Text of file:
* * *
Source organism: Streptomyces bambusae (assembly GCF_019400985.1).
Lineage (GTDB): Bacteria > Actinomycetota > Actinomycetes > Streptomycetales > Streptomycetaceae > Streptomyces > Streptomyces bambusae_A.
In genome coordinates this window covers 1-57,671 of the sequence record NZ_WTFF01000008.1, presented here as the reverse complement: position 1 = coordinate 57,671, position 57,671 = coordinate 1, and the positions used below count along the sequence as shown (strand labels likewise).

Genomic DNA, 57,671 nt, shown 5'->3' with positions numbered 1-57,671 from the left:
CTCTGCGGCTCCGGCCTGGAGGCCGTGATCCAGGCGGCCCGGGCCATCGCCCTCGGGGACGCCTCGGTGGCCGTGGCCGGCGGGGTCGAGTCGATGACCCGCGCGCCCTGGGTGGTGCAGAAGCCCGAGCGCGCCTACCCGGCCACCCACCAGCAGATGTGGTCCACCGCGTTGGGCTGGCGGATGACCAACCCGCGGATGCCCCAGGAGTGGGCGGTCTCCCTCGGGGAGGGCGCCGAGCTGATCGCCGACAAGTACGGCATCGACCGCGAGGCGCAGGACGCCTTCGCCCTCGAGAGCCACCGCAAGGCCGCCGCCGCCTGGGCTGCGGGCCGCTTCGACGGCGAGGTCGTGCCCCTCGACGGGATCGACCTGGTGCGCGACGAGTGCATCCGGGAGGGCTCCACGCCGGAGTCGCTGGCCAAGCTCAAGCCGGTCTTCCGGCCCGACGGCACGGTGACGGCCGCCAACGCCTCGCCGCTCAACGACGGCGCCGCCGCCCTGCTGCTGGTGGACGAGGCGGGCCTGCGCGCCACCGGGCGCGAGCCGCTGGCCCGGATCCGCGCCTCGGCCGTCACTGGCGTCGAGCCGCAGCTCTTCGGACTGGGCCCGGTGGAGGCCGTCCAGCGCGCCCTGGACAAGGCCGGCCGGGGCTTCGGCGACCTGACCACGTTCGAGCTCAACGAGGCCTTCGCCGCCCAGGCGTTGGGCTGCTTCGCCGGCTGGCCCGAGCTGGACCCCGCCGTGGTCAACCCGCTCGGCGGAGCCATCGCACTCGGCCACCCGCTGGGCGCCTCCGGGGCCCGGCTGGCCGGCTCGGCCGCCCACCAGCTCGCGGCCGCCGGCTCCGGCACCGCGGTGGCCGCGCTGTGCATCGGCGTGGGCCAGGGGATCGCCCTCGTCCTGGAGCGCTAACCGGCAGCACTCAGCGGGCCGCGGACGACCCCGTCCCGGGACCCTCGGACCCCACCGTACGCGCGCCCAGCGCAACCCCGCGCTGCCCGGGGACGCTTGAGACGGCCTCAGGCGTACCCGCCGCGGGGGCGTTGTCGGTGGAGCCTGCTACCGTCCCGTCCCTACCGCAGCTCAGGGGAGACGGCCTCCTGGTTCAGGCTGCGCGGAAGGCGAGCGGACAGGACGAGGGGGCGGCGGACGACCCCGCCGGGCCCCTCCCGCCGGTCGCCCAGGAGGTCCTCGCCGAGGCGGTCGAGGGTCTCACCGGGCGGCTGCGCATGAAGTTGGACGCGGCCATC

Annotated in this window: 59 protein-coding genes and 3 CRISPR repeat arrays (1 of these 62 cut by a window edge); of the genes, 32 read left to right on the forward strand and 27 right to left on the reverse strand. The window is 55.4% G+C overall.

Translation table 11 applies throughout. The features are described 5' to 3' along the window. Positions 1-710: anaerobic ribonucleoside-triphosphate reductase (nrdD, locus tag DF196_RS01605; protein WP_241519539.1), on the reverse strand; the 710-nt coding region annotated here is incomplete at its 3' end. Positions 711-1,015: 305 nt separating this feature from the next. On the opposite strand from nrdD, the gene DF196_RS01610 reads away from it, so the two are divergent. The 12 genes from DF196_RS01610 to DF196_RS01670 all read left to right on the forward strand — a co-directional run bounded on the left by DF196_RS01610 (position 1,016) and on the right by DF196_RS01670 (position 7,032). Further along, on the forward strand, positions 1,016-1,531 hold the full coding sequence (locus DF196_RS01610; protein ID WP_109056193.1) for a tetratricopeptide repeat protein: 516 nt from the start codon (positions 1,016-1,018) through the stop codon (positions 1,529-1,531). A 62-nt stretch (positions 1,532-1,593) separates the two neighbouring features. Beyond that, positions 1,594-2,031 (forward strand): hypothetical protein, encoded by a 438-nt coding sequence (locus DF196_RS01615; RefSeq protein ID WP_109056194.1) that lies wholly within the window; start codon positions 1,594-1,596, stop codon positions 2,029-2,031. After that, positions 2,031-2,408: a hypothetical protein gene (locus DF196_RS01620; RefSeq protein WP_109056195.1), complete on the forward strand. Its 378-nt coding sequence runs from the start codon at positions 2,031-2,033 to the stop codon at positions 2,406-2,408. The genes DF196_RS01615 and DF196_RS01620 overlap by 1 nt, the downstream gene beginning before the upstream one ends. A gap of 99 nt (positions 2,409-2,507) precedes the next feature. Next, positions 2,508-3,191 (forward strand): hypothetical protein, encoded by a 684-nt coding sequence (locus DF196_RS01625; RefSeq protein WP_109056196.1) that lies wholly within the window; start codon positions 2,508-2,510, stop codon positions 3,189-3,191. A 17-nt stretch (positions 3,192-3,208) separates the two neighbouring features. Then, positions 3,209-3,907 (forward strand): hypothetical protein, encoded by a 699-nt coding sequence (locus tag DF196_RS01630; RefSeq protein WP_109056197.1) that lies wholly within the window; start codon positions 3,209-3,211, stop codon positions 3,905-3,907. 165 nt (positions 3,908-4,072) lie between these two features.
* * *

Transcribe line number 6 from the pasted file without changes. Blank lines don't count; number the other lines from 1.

Annotated in this window: 59 protein-coding genes and 3 CRISPR repeat arrays (1 of these 62 cut by a window edge); of the genes, 32 read left to right on the forward strand and 27 right to left on the reverse strand. The window is 55.4% G+C overall.